It's not merely because he is the only black male thus far to achieve superstardom in professional tennis that Arthur Ashe stands out from the crowd; it's also because he is one of the few genuinely multidimensional individuals ever to achieve superstardom in any sport.
Though Ashe regards tennis as the central experience of his existence and sees the game as "a metaphor for life," he has scarcely limited himself to the small world within the lines of the court. He has been an active participant in political and civil rights causes; he has traveled frequently to South Africa to bear witness against its apartheid laws; he seeks out the company of men and women who are pathfinders in political and cultural life; he reads widely and writes a newspaper column that emphasizes the deeper issues of the sporting life.
He also writes books, though he has yet to write one on his own. Apart from an instruction manual or two, his most recent and most serious book, Arthur Ashe: Portrait in Motion, was published six years ago. Done in collaboration with SPORTS ILLUSTRATED'S Frank Deford, it is an unusually candid, humorous and illuminating account of life in the glittering caravan of international tennis.
Now, with the assistance of Neil Amdur of The New York Times, Ashe has told his life story. Entitled Off the Court (NAL Books, $13.95), the book is exactly what its title promises: an examination of the other dimensions of Ashe's varied life, from his boyhood in segregated Richmond to his college years in California to his growing involvement in causes and ideas having little or nothing to do with his impressive ability to smash an overhead winner.
September 6, 1981
Candor, in this book, as in the previous one, is Ashe's stock in trade. But his isn't the kind of candor usually associated with "inside" sports books; gossip and innuendo aren't up his alley. Instead, he is candid about himself, in a clear effort to understand himself. To wit: "I like to experience as much of life as possible. I've always felt I can sleep and rest when I'm dead; while I'm here, let's get it on and live life to the fullest. A lot of this thinking goes back to my childhood and the unmistakable impression left in black schoolchildren that there is not much they can do beyond being garbage men or mailmen. You might be a policeman, but never a bank president, mayor or chief of police...you grow up with this mentality. I wanted to establish myself in the tennis world, and I knew I'd have to pay a price for anything that I did well. That's one of the reasons I resolved not to get married before I was 30. I just wasn't going to do it. I wanted to make my mark first."
The story of Ashe's early years in tennis is a familiar one to followers of the sport. In 1947, when he was four years old, his father was put in charge of a public playground in Richmond. "Suddenly, a swimming pool, baseball fields and four tennis courts were outside my door," Ashe says. Soon enough he revealed a particular talent for tennis, a game often associated in the 1950s with white country club members.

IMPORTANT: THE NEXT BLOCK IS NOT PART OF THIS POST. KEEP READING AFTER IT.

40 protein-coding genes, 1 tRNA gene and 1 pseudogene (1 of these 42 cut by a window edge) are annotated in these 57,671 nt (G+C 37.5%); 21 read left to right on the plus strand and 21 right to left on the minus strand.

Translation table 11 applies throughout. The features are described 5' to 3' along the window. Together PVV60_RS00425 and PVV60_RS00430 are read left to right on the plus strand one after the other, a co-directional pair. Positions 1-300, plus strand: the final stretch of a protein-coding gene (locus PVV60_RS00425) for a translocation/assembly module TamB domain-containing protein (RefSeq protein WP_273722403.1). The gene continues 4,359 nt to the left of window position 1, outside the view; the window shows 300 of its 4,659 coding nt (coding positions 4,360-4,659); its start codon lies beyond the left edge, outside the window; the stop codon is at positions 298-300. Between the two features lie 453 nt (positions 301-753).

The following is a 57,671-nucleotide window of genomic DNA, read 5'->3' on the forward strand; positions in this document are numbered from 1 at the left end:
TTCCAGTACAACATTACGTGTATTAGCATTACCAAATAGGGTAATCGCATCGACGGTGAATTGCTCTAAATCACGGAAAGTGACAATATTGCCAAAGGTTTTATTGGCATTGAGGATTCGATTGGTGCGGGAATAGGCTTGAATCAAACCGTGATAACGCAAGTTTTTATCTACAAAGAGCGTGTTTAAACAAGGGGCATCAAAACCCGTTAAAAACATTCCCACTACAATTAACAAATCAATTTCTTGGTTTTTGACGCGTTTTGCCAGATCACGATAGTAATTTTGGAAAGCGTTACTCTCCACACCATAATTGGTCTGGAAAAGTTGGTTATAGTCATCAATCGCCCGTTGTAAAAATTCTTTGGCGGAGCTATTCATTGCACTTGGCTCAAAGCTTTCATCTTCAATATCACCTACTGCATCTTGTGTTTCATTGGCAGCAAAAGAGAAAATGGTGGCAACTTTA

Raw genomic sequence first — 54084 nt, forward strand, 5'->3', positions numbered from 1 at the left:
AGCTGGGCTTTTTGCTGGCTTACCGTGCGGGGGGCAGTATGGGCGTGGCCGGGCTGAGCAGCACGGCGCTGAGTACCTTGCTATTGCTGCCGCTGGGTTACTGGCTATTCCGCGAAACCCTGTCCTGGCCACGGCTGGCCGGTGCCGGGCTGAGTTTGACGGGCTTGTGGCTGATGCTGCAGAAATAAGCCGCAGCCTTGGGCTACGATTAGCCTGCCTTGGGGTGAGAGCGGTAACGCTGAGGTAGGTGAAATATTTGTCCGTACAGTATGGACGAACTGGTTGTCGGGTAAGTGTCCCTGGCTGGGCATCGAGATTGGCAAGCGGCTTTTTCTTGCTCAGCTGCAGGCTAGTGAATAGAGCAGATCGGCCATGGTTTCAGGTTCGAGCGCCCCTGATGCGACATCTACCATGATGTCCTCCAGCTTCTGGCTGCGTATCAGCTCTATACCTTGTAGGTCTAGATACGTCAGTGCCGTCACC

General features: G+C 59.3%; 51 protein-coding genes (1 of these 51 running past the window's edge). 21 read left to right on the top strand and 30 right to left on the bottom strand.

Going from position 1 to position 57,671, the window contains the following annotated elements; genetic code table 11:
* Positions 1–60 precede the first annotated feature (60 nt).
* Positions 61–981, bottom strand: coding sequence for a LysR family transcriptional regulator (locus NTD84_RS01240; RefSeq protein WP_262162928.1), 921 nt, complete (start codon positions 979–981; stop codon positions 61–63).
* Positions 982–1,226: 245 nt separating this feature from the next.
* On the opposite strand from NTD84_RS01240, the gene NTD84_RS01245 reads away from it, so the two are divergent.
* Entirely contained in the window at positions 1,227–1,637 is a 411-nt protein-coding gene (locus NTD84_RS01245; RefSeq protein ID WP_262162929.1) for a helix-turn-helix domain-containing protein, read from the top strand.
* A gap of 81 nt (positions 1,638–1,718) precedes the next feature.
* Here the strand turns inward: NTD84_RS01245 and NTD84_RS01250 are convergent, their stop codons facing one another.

So he was sent to Lynchburg, Va. to study the game under the tutelage of Robert Walter Johnson, a black physician whose "obsession" was "the development of good black junior tennis players." Ashe learned strokes, tactics and strategies. He also learned some of the facts of life. "There were...maxims meant only for little black Southern boys: when in doubt, call your opponent's shot good; if you're serving the game before the change of ends, pick up the balls on your side and hand them to your opponent during the crossover. Dr. Johnson knew we were going into territory that was often hostile, and he wanted our behavior to be beyond reproach. It would be years before I understood the emotional toll of repressing anger and natural frustration."
Yet however damaging such repression may be, it is a mark of his character that he was able to keep his emotions in check during his march to the top. From college tennis at UCLA to the amateur circuit of the early 1960s to the coming of open tennis later in the decade, he was a black man in a white world; only by exercising extraordinary self-control was he able to suppress his anger, thereby freeing himself to get on with the business at hand.
At the same time, Ashe came under heavy pressure from civil rights organizations and individual blacks to become a spokesman for black causes. From time to time he did so, but always with an underlying skepticism. "What do black athletes, most of whom are not politically inclined, have to offer? What makes Sammy Davis, Jr. an expert on race relations? Why must black entertainers bring up race during their performances? Speak out if you've got something to say, I reasoned, otherwise say nothing."
It must be pointed out, though, that "saying nothing" isn't really Ashe's natural bent. As his own stature rose in the late '60s and early '70s, and as discrimination against blacks decreased, he became ever more free to speak his mind. He does exactly that in his book. Not merely does he talk about everything from South Africa to sex, but he also discusses his own quirks and foibles—an "obsession with understanding death," for example, and a "fascination" with the sociology of human skin color.
The Arthur Ashe who emerges from the pages of Off the Court is the same fellow we often read about and watch on television: witty, earnest, generous, forthcoming yet slightly distant. He knows just how to be candid without letting down his defenses; he has had plenty of practice. But Off the Court is clearly part of a process by which he is lowering his guard. It is an exceptionally appealing book.